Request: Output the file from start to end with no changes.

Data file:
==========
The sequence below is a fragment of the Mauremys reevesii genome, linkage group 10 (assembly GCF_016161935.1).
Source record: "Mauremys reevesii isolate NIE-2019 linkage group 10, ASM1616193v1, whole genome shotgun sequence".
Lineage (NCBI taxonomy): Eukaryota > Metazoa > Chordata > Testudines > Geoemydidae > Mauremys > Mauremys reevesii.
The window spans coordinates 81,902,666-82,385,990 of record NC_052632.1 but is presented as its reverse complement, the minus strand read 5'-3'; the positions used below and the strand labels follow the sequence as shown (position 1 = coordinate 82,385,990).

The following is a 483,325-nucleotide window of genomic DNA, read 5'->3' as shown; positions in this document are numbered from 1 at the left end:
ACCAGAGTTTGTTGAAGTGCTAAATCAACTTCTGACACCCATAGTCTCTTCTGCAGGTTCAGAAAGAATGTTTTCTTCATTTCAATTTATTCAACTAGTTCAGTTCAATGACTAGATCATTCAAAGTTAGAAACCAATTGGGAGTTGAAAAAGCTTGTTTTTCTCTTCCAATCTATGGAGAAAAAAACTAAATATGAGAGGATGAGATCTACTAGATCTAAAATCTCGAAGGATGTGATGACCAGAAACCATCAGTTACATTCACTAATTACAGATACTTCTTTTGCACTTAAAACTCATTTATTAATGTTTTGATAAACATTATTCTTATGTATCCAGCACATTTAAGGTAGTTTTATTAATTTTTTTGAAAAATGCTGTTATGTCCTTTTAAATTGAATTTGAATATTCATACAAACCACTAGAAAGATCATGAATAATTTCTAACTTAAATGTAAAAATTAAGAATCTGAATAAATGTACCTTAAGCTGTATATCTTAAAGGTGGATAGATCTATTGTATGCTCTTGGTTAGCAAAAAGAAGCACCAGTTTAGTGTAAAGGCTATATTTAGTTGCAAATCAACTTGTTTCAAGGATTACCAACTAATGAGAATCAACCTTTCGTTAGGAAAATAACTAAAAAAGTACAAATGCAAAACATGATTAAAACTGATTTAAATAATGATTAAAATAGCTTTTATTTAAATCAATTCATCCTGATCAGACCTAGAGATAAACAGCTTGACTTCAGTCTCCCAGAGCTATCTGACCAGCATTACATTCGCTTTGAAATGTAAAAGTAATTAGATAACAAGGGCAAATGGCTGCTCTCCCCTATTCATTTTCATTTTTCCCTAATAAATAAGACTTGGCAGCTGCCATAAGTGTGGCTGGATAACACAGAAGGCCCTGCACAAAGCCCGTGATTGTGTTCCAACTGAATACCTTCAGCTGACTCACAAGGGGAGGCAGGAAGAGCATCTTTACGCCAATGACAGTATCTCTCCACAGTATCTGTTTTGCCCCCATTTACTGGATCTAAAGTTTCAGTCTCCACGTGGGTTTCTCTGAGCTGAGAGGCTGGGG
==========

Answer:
The sequence below is a fragment of the Mauremys reevesii genome, linkage group 10 (assembly GCF_016161935.1).
Source record: "Mauremys reevesii isolate NIE-2019 linkage group 10, ASM1616193v1, whole genome shotgun sequence".
Lineage (NCBI taxonomy): Eukaryota > Metazoa > Chordata > Testudines > Geoemydidae > Mauremys > Mauremys reevesii.
The window spans coordinates 81,902,666-82,385,990 of record NC_052632.1 but is presented as its reverse complement, the minus strand read 5'-3'; the positions used below and the strand labels follow the sequence as shown (position 1 = coordinate 82,385,990).

The following is a 483,325-nucleotide window of genomic DNA, read 5'->3' as shown; positions in this document are numbered from 1 at the left end:
ACCAGAGTTTGTTGAAGTGCTAAATCAACTTCTGACACCCATAGTCTCTTCTGCAGGTTCAGAAAGAATGTTTTCTTCATTTCAATTTATTCAACTAGTTCAGTTCAATGACTAGATCATTCAAAGTTAGAAACCAATTGGGAGTTGAAAAAGCTTGTTTTTCTCTTCCAATCTATGGAGAAAAAAACTAAATATGAGAGGATGAGATCTACTAGATCTAAAATCTCGAAGGATGTGATGACCAGAAACCATCAGTTACATTCACTAATTACAGATACTTCTTTTGCACTTAAAACTCATTTATTAATGTTTTGATAAACATTATTCTTATGTATCCAGCACATTTAAGGTAGTTTTATTAATTTTTTTGAAAAATGCTGTTATGTCCTTTTAAATTGAATTTGAATATTCATACAAACCACTAGAAAGATCATGAATAATTTCTAACTTAAATGTAAAAATTAAGAATCTGAATAAATGTACCTTAAGCTGTATATCTTAAAGGTGGATAGATCTATTGTATGCTCTTGGTTAGCAAAAAGAAGCACCAGTTTAGTGTAAAGGCTATATTTAGTTGCAAATCAACTTGTTTCAAGGATTACCAACTAATGAGAATCAACCTTTCGTTAGGAAAATAACTAAAAAAGTACAAATGCAAAACATGATTAAAACTGATTTAAATAATGATTAAAATAGCTTTTATTTAAATCAATTCATCCTGATCAGACCTAGAGATAAACAGCTTGACTTCAGTCTCCCAGAGCTATCTGACCAGCATTACATTCGCTTTGAAATGTAAAAGTAATTAGATAACAAGGGCAAATGGCTGCTCTCCCCTATTCATTTTCATTTTTCCCTAATAAATAAGACTTGGCAGCTGCCATAAGTGTGGCTGGATAACACAGAAGGCCCTGCACAAAGCCCGTGATTGTGTTCCAACTGAATACCTTCAGCTGACTCACAAGGGGAGGCAGGAAGAGCATCTTTACGCCAATGACAGTATCTCTCCACAGTATCTGTTTTGCCCCCATTTACTGGATCTAAAGTTTCAGTCTCCACGTGGGTTTCTCTGAGCTGAGAGGCTGGGG